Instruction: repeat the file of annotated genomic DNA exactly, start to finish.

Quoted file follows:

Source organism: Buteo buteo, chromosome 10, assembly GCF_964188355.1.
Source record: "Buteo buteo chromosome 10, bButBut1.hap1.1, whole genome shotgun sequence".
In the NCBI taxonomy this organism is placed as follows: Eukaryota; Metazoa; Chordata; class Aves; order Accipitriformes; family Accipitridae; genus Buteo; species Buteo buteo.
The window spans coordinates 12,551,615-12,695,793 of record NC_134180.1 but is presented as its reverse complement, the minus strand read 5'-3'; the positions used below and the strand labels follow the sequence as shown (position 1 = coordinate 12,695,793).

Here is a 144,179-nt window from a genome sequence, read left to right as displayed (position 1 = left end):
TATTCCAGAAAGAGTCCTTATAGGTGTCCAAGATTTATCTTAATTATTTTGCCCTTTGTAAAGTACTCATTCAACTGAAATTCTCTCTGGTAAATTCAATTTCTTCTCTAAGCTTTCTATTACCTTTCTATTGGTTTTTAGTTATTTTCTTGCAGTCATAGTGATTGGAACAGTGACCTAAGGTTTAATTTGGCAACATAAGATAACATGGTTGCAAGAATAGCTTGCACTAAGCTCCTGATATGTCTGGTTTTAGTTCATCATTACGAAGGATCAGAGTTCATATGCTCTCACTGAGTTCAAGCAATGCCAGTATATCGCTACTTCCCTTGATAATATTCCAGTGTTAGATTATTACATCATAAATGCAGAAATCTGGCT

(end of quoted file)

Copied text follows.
Source organism: Buteo buteo, chromosome 10, assembly GCF_964188355.1.
Source record: "Buteo buteo chromosome 10, bButBut1.hap1.1, whole genome shotgun sequence".
In the NCBI taxonomy this organism is placed as follows: Eukaryota; Metazoa; Chordata; class Aves; order Accipitriformes; family Accipitridae; genus Buteo; species Buteo buteo.
The window spans coordinates 12,551,615-12,695,793 of record NC_134180.1 but is presented as its reverse complement, the minus strand read 5'-3'; the positions used below and the strand labels follow the sequence as shown (position 1 = coordinate 12,695,793).

Here is a 144,179-nt window from a genome sequence, read left to right as displayed (position 1 = left end):
TATTCCAGAAAGAGTCCTTATAGGTGTCCAAGATTTATCTTAATTATTTTGCCCTTTGTAAAGTACTCATTCAACTGAAATTCTCTCTGGTAAATTCAATTTCTTCTCTAAGCTTTCTATTACCTTTCTATTGGTTTTTAGTTATTTTCTTGCAGTCATAGTGATTGGAACAGTGACCTAAGGTTTAATTTGGCAACATAAGATAACATGGTTGCAAGAATAGCTTGCACTAAGCTCCTGATATGTCTGGTTTTAGTTCATCATTACGAAGGATCAGAGTTCATATGCTCTCACTGAGTTCAAGCAATGCCAGTATATCGCTACTTCCCTTGATAATATTCCAGTGTTAGATTATTACATCATAAATGCAGAAATCTGGCT